Shades of Grey
If you’ve ever wondered whether the color you see as green is really the same as what everyone else calls green, then I have the novel for you. If you haven’t, read on anyway and discover a fantastic writer.
Jasper Fforde has outdone himself. Last month brought the paperback release of Fforde’s novel Shades of Grey, the first installment in a new series, which is also available on eBook markets. I firmly believe this to be his best novel yet, with weighty ideas given a helium-light treatment. The ideas of class and caste are re-configured to exist within the color spectrum where purple reigns supreme, gray festers at the bottom of the pile, and a person’s place in the world is pre-determined by what color he/she can see.
Our guide through this future society is Eddie Russet, a 20 year old idealist who thinks he can better the world by changing the way people stand in line. His trip to the Outer Fringes to learn some humility becomes an accidental quest for truth. Along the way you’ll find yourself just as surprised, frustrated, and stubborn as he is.
Sound a little odd? Well, this is Fforde at his best, turning post-apocalyptic literature upside down just like he did for murder mysteries. But for anyone who thinks that the inherent silliness of a society terrified of swans and facing a spoon shortage means the deeper issues at work in many novels of this ilk will be ignored, you’re wrong.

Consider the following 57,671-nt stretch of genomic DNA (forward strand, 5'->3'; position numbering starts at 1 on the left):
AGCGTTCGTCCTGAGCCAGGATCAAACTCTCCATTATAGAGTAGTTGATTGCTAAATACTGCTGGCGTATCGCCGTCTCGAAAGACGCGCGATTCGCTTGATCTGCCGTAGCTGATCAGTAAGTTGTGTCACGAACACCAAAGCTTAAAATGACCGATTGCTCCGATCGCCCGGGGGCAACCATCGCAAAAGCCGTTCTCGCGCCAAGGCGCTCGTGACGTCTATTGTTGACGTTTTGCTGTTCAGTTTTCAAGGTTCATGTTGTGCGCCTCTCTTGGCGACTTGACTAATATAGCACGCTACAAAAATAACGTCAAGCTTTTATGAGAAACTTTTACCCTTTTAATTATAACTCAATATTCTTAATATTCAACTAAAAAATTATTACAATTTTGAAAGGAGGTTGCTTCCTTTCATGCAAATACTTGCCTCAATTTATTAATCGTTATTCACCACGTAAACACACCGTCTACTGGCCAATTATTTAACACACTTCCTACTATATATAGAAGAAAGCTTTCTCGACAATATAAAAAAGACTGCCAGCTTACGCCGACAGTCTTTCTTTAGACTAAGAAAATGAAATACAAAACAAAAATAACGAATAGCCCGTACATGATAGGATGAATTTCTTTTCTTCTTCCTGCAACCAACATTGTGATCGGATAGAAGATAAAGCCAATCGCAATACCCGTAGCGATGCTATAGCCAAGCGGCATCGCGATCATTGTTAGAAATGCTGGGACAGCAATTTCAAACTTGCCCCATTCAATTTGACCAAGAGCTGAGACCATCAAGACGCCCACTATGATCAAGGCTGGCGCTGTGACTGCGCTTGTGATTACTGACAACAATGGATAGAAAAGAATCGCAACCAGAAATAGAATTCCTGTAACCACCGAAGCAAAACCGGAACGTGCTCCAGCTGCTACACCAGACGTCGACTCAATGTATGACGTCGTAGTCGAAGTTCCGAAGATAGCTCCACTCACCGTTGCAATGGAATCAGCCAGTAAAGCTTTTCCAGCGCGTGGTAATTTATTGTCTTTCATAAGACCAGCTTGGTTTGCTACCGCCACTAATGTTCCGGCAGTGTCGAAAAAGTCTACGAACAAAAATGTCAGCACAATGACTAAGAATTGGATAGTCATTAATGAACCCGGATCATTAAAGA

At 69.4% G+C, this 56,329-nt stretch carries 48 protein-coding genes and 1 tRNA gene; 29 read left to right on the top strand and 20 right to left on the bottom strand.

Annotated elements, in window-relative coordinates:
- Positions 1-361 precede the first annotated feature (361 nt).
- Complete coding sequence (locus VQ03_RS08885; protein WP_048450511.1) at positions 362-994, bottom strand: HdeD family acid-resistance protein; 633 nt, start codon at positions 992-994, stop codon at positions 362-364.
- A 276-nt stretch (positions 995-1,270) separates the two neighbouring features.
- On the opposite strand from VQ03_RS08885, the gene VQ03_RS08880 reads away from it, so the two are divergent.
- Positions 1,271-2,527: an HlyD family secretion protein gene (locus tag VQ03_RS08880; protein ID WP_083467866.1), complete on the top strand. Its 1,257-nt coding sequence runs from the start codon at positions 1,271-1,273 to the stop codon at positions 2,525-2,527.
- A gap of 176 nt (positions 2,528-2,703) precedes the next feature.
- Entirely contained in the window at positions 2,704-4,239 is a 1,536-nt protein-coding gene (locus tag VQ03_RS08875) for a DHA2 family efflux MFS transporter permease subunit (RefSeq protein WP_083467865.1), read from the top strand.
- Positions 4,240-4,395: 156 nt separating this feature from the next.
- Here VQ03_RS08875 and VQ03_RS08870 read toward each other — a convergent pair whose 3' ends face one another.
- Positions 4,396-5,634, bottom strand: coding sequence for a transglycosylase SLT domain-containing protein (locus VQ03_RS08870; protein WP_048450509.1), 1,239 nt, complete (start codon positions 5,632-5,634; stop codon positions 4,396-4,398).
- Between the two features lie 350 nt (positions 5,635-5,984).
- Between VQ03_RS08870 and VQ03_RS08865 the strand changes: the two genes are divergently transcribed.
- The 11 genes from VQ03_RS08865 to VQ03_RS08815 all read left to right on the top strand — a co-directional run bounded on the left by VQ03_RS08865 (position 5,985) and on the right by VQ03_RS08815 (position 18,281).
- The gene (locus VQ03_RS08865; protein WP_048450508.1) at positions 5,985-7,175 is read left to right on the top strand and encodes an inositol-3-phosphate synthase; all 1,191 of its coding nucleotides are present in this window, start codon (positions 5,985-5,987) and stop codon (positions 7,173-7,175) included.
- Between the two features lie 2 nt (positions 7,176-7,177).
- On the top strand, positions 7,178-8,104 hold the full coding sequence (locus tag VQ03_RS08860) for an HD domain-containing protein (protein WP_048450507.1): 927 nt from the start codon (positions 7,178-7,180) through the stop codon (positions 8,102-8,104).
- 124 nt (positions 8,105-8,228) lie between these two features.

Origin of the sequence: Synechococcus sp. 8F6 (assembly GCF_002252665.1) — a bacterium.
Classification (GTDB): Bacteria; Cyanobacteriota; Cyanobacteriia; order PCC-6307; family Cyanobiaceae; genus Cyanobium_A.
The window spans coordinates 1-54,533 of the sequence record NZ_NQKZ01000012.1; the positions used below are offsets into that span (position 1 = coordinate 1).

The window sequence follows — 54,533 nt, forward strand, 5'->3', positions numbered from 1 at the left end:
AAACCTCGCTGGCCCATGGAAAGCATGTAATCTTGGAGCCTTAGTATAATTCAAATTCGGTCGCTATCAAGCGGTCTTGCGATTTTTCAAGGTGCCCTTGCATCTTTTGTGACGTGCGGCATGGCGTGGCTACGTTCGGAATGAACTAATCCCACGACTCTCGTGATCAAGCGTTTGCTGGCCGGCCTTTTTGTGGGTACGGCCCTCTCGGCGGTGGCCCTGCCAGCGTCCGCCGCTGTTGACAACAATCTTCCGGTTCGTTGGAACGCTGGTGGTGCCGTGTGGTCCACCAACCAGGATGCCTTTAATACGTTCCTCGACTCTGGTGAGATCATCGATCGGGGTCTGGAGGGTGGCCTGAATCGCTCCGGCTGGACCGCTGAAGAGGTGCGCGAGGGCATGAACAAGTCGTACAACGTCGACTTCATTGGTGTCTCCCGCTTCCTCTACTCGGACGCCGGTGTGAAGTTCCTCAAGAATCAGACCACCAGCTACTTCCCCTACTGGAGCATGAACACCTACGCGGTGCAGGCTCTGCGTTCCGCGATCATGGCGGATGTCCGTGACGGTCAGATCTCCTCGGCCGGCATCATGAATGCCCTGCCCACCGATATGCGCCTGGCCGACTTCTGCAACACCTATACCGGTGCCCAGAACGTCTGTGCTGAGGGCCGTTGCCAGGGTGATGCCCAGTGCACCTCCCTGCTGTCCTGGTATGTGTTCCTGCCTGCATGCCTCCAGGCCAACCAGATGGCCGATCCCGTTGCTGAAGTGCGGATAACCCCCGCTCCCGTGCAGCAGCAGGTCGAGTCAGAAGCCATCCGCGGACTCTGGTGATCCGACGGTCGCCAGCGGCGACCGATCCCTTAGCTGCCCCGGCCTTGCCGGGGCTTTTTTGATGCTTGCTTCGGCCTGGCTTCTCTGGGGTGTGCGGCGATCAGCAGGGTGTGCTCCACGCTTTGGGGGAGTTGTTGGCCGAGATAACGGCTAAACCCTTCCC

Fforde tackles censorship, history, labor and a host of other problems. Just because you’re laughing (which you will be) doesn’t mean you’ll be able to ignore the context (which you won’t). The highest praise I can give the book is this: when I finished reading it, I could not move on. Literally hundreds of novels await me, calling my name from their shelves and I ignore them all.
I find myself at odd hours thinking about Eddie Russet, Chromotacia, and what kind of disaster would have to occur to make a society so interested in rules that everything else falls by the wayside. Is a disaster even necessary, or is Fforde commenting on the rights we continue to slowly let slip away in the name of safety? Above all, what’s going to happen next?
This book grabs you with humor and holds on to you with everything else. You’ll enjoy the misunderstood references to our reality. You’ll cheer for Eddie, plot with him, and most of all, wonder with him what sacrifices he’s willing to make to change the world.
It’s April, and that means rain. Lots of rain. Instead of letting the weather get you down, find a copy of this book and curl up on the couch with a snack. Before you know it the sun will be out–but you may want to ignore the beautiful day and start all over on the road to High Saffron.
- Christina KratznerClose